“This is not like 2001. The police are all along the border and the UN cannot come to the province,” said a source in Mondolkiri familiar with the refugee issue.
In 2002, the US brokered the resettlement to North Carolina of the more than 900 Montagnards who fled to two UN refugee camps after the 2001 demonstrations.
Since the mass US resettlement, the Cambodian government has changed its policy on the asylum seekers and declared that all Montagnards who cross the border must be treated as illegal immigrants.
Currently, some 74 Montagnards are housed at a UNHCR facility in Phnom Penh and a family of six are staying at the UN refugee agency’s office, awaiting government permission to enter the facility.
The six were the first group of asylum seekers to reach the UNHCR office since the April 10 and April 11 demonstrations in Vietnam.
According to sources, the family of Ede minority members fled Dak Lak province and were in hiding on the border for almost a week before securing passage to Phnom Penh. The head of the family was arrested for several months after the 2001 demonstrations and feared arrest following the latest protests that he witnessed and claims to have seen tanks crushing protesters, the source said.
Several phone calls to UNHCR Country Representative Nikola Mihajlovic Thursday went unanswered.
Kem Sokha, director of the Cambodian Center for Human Rights, blasted the government’s policy toward the asylum seekers at a public forum on rights issues held in Sen Monorom on Tuesday.
Also addressing questions at the forum was Mondolkiri Deputy Provincial Police Chief Um Pho, who said that police officers in the province had deported “many” Montagnards as illegal immigrants and were receiving gifts from Vietnam for their efforts.
Kem Sokha said that protection of asylum seekers was enshrined in the Cambodian Constitution.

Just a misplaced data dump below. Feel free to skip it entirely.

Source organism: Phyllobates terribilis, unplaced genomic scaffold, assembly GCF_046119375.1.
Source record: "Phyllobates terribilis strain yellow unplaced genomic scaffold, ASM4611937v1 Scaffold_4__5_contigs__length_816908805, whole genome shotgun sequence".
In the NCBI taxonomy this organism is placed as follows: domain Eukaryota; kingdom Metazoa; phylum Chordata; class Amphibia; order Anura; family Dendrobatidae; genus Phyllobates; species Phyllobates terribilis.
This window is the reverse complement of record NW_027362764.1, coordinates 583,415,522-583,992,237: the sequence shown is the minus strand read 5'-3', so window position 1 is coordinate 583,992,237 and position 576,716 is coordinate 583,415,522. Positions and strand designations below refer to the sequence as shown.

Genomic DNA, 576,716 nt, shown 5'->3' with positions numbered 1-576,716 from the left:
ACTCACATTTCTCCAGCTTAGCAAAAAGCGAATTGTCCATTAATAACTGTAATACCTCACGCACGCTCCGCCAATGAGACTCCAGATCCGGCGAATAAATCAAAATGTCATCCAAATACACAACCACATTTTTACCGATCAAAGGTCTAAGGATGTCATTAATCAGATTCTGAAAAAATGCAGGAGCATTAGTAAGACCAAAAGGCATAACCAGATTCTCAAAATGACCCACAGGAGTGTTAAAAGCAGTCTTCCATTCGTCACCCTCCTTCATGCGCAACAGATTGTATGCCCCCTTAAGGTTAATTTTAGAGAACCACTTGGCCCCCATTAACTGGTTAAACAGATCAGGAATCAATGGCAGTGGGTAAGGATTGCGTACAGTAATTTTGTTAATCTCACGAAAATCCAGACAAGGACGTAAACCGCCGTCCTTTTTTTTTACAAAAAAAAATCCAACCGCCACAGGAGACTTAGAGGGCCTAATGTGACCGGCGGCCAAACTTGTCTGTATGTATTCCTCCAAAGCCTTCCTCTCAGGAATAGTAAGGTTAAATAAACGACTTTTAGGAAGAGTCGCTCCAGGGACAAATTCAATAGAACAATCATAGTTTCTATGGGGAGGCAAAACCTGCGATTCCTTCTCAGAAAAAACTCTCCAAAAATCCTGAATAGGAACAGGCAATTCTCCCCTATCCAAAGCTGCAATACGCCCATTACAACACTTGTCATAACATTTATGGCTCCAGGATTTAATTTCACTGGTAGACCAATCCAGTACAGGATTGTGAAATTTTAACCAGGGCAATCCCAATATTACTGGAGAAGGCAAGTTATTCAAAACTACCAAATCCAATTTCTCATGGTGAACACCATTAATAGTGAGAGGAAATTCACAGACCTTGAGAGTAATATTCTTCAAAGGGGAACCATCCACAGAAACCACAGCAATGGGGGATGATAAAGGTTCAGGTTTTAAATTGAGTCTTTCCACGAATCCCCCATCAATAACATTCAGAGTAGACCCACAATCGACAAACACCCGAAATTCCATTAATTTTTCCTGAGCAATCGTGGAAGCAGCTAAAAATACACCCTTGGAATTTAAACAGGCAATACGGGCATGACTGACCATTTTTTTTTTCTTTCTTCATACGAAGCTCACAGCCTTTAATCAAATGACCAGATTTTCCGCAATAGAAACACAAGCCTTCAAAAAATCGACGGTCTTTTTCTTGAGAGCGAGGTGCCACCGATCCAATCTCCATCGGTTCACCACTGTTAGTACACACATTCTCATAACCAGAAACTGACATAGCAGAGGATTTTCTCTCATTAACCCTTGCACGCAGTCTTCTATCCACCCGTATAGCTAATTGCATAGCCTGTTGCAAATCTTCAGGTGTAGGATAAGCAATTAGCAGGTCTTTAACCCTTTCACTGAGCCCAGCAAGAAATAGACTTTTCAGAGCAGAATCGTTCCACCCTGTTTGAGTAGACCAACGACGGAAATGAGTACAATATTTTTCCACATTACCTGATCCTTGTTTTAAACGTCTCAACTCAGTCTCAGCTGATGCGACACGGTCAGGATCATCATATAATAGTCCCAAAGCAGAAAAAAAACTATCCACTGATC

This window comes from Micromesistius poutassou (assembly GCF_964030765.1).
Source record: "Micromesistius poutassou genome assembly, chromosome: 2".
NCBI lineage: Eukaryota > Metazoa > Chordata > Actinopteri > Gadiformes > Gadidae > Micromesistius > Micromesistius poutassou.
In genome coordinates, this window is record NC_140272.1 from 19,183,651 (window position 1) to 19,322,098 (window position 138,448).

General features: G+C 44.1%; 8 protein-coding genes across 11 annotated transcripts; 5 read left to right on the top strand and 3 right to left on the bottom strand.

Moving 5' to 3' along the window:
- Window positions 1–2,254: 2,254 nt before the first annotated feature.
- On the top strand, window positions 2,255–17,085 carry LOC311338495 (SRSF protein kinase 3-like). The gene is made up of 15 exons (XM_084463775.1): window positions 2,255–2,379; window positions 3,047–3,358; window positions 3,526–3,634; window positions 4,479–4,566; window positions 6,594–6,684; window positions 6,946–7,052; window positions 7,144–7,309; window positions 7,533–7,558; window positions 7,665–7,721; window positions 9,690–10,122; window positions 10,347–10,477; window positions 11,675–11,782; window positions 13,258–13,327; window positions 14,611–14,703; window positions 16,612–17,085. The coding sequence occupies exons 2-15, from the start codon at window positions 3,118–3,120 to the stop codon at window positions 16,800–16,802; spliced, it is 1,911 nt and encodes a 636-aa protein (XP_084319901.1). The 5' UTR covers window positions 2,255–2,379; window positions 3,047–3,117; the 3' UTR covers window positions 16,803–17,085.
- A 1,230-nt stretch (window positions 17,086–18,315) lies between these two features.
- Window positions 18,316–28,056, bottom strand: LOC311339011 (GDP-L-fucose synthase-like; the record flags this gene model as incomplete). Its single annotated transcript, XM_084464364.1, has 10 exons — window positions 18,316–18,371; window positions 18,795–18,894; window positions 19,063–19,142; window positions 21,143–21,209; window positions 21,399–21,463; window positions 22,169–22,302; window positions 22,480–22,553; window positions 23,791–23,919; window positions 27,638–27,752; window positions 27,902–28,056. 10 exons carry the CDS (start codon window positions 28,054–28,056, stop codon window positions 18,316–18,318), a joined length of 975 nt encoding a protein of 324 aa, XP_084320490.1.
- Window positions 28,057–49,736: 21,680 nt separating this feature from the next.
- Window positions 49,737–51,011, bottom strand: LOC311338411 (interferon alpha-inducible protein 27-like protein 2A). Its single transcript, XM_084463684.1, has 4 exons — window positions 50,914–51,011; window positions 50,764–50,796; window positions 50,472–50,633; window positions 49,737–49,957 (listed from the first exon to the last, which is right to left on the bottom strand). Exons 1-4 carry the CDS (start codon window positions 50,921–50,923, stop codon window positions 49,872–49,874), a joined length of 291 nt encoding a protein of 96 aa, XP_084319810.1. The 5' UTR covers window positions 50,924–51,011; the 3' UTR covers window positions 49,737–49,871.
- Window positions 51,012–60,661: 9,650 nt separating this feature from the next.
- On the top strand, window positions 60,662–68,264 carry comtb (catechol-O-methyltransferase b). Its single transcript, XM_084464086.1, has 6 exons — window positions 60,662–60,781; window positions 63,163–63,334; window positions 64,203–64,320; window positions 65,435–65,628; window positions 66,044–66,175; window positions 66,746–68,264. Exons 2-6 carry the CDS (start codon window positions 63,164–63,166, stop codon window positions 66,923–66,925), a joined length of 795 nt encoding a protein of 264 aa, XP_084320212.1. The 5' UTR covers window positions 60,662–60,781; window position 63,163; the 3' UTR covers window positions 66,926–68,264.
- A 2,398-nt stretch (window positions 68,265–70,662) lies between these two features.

“They have the right to ask for asylum in our country. As in our country’s history when the Khmer Rouge regime killed Khmers, we ran to Thailand and the UN set up refugee camps for Khmers to stay…and third countries accepted us to live like the US, France, England and Canada,” he said.
“The frightened ones want asylum in our country while waiting on the UN to take them out. So why do we not allow it? What is the reason? Political or technical problem? The government must explain these points clearly,” he said.
“If you are in debt with a country, then it is your problem, but for the nation it is different,” said Kem Sokha, alluding to charges that the ruling CPP’s policy toward Montagnards was to appease the Vietnamese government.
Vietnamese government officials have blamed the upsurge of unrest on “extremists” in the US who are trying to destabilize Vietnam, particularly the outspoken Montagnard Foundation Inc, whose director, Kok Ksor, was a former senior ranking member of FULRO.
The foundation denied such claims and maintains it is working peacefully to highlight the plight of the Montagnards.
The hill tribes have also accused Hanoi of years of persecution and discrimination stemming back to the communist victory over the US-backed Saigon regime in 1975. Many Montagnards villages were aligned with the US special forces and fought against North Vietnam, an act of betrayal that Hanoi has never forgiven, the refugees said.
Resistance to Hanoi in the Central Highlands also continued after the 1975 victory over the south, albeit largely in symbolic form, with the last holdout by the Montagnard guerrilla army, the United Front for the Liberation of Oppressed Races.
FULRO officially disbanded in 1992 when some 400 fighters and their families emerged from the jungles in Mondolkiri province surrendering to Untac soldiers who were then organizing Cambodia’s 1993 general election in the province.
Washington moved quickly to airlift the remnants of the US-trained hill tribe army out of Cambodia for resettlement in North Carolina.